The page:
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20.11.2009 Africa

African viewpoint... Elizabeth Ohene writes on Old bones

By BBC
Ahmed Muhamed Dore, who says he is 112, married Safia Abdulleh, aged 17, in Somalia last monthAhmed Muhamed Dore, who says he is 112, married Safia Abdulleh, aged 17, in Somalia last month
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A news item from Somalia recently made it into the headlines, which was not about Islamists and not about pirates.

According to the story, a Somali man aged 112 had taken a 17-year-old girl for his bride.

Now a story like that coming out of any country would be certain to make the headlines.

There are not many 112-year-olds in the world and the ones that there are would not normally be in a state to be taking brides of any age, never mind 17-year-old ones.

But something in my old bones tells me this story cannot be true.

I am afraid every time there is a story out of Africa that features figures or age, that story has to be taken with a large dose of salt.

Some very unkind people have said that African teams have tended to perform well in the age-sensitive football competitions, because, well, they cheat.

Nigeria-bashing?
To put it kindly, these people insinuate that our 17-year-olds are not really 17 and some of our players in the under-20 competition, are in fact, 19 going on 25.

I would not be Nigeria-bashing if I recount that a couple of weeks before the start of the Under-17 Fifa World Cup competition in Nigeria, the host nation threw out 15 of the youngsters that had been camped for the competition. They were over 17.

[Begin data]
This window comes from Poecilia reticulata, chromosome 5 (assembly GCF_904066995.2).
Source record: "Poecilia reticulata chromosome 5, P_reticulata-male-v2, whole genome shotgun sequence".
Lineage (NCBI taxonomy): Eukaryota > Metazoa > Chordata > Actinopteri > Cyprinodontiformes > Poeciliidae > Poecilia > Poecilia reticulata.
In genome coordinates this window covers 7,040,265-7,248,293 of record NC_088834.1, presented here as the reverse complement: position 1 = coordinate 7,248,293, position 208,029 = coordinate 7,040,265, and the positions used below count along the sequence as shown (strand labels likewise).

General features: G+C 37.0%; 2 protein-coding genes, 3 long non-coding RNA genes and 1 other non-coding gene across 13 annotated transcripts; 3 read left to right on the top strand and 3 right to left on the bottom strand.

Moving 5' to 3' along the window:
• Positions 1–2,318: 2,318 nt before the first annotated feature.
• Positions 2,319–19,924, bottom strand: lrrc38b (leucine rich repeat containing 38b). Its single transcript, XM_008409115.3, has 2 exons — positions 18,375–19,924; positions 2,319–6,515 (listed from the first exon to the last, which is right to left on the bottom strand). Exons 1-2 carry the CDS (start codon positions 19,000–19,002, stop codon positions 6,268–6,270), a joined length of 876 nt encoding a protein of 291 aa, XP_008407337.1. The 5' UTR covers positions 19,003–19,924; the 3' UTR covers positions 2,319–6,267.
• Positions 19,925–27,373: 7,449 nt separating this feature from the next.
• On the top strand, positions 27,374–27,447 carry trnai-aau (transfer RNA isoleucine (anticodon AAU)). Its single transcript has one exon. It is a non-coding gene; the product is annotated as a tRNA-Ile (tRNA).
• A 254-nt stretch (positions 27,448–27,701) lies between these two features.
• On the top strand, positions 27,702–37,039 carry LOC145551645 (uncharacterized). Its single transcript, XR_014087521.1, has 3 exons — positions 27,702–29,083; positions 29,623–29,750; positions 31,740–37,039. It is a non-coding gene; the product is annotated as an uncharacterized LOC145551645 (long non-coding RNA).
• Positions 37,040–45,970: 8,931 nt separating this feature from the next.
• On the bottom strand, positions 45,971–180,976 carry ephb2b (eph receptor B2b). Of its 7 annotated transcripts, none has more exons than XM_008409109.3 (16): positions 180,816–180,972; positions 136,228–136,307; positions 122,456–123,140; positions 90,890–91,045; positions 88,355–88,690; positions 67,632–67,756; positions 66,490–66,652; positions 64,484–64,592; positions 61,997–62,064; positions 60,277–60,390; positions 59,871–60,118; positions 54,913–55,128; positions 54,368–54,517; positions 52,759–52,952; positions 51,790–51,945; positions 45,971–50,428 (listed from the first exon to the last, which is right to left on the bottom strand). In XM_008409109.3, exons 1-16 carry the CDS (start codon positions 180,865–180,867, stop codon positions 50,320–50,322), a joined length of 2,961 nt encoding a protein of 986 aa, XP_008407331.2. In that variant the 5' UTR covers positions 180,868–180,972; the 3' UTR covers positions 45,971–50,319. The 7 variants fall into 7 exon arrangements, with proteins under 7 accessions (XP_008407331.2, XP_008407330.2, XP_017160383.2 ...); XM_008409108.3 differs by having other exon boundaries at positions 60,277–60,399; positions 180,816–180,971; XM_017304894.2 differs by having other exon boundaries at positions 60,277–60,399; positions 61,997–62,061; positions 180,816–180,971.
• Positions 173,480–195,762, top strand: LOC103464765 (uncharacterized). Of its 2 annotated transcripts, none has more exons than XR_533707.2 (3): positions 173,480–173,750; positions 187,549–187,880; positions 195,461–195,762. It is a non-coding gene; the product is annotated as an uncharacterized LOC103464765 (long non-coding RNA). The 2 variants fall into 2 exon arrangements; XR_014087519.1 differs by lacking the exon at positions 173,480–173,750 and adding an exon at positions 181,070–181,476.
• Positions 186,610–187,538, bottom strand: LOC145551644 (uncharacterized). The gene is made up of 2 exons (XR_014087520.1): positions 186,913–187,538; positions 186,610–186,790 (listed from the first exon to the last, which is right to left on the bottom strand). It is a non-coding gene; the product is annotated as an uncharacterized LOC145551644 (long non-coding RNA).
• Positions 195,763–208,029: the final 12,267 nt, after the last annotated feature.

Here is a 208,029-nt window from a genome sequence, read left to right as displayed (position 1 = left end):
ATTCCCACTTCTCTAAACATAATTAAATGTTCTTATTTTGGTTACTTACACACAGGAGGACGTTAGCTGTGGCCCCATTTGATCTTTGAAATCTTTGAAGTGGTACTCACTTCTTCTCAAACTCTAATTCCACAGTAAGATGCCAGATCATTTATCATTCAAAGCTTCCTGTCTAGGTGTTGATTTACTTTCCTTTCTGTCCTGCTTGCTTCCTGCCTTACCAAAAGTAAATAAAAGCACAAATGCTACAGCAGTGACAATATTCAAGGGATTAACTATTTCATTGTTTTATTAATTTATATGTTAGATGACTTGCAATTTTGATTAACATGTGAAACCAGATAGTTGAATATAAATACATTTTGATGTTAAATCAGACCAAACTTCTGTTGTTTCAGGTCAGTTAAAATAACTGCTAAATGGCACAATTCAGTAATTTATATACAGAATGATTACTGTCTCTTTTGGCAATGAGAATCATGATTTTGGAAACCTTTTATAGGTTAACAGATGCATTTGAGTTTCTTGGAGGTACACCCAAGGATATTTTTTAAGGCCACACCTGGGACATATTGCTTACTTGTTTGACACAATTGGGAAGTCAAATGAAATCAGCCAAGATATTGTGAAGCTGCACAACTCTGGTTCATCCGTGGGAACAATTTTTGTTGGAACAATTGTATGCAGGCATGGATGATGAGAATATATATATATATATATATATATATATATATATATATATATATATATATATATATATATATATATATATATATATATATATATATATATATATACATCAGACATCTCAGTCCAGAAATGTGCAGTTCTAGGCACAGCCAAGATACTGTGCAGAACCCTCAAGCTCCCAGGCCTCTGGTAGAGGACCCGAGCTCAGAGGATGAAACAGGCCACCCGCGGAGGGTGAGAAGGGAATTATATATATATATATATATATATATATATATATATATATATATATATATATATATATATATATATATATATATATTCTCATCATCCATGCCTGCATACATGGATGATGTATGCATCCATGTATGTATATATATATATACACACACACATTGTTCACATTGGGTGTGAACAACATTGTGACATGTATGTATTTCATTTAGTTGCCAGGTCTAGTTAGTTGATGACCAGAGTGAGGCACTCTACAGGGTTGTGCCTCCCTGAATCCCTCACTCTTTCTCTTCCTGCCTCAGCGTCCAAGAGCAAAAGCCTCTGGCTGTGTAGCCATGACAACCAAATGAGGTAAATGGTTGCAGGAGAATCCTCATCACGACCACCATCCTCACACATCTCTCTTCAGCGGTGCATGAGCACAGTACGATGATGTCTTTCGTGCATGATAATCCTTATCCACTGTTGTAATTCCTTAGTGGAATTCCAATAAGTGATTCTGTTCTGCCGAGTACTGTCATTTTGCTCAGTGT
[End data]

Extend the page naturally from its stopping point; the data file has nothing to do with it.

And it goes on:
Last year an English football manager made a comment about a Nigerian player which would illustrate the point I am making: "The lad is 25, admittedly a Nigerian 25."

There is currently in Ghana, a living example of this situation in the person of one of our famous players who participated in the Under-20 football competition some 10 or more years ago and was given a contract by a European team.

After playing for three years, it became obvious that instead of reaching 23 and the height of his playing prowess, he looked and felt more like 33 and at the end of his playing career.

I once heard an Ethiopian athlete put it a touch delicately: "Age, or how old somebody is, we don't worry or care about."

My theory is there is not a deliberate attempt to cheat or lie about how old we are.

We simply do not believe in counting certain things, age in particular.

At the naming ceremony of my 27-year-old friend's first child, her mother, that is the baby's grandmother, told the assembled gathering that she was at least 100 years old.

I attended the funeral of the mother of a work colleague, who was at the time, 40 years old. We were told at the funeral that the old lady was 100 years old.

It is the practice in the public service in Ghana that a year or a few months before people are due to go on retirement, they swear an affidavit to the effect that the age they entered the service with was wrong and new information has been revealed.

Instead of approaching 60, which is the retirement age they say they are in fact, 52 years old and still have eight more years to serve.

If you counted some people's stated age, they would have started school, a clear two years before they were born.

It has been the law in Ghana since 1927 that all births and deaths should be registered.

The last time I checked, less than 40% of births were registered and as for deaths, less than 20% are registered.

The news out of Somalia might have put a smile on the faces of some or horrified others, but I wouldn't worry too much about it.

Age, or how old people are, is not something we in Africa worry about.






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